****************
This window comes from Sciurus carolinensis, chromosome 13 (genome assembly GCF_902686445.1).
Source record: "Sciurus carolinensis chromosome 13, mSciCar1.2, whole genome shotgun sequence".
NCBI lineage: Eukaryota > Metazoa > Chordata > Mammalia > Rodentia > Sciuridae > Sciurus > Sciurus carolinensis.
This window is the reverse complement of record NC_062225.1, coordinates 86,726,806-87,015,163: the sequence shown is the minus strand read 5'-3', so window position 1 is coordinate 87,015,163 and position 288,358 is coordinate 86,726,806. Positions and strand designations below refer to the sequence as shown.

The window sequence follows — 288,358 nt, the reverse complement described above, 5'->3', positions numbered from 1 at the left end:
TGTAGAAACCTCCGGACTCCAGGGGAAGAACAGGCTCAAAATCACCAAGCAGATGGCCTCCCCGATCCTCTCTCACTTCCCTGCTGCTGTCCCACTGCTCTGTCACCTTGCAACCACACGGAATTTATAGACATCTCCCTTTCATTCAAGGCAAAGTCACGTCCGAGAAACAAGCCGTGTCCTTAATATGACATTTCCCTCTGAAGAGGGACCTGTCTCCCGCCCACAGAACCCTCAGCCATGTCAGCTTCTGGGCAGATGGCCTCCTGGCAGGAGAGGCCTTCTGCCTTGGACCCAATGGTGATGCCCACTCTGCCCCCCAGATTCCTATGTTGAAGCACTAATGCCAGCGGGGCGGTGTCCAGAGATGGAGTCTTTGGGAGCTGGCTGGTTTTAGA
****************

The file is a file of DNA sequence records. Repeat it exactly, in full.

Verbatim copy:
This window comes from Sciurus carolinensis, chromosome 13 (genome assembly GCF_902686445.1).
Source record: "Sciurus carolinensis chromosome 13, mSciCar1.2, whole genome shotgun sequence".
NCBI lineage: Eukaryota > Metazoa > Chordata > Mammalia > Rodentia > Sciuridae > Sciurus > Sciurus carolinensis.
This window is the reverse complement of record NC_062225.1, coordinates 86,726,806-87,015,163: the sequence shown is the minus strand read 5'-3', so window position 1 is coordinate 87,015,163 and position 288,358 is coordinate 86,726,806. Positions and strand designations below refer to the sequence as shown.

The window sequence follows — 288,358 nt, the reverse complement described above, 5'->3', positions numbered from 1 at the left end:
TGTAGAAACCTCCGGACTCCAGGGGAAGAACAGGCTCAAAATCACCAAGCAGATGGCCTCCCCGATCCTCTCTCACTTCCCTGCTGCTGTCCCACTGCTCTGTCACCTTGCAACCACACGGAATTTATAGACATCTCCCTTTCATTCAAGGCAAAGTCACGTCCGAGAAACAAGCCGTGTCCTTAATATGACATTTCCCTCTGAAGAGGGACCTGTCTCCCGCCCACAGAACCCTCAGCCATGTCAGCTTCTGGGCAGATGGCCTCCTGGCAGGAGAGGCCTTCTGCCTTGGACCCAATGGTGATGCCCACTCTGCCCCCCAGATTCCTATGTTGAAGCACTAATGCCAGCGGGGCGGTGTCCAGAGATGGAGTCTTTGGGAGCTGGCTGGTTTTAGA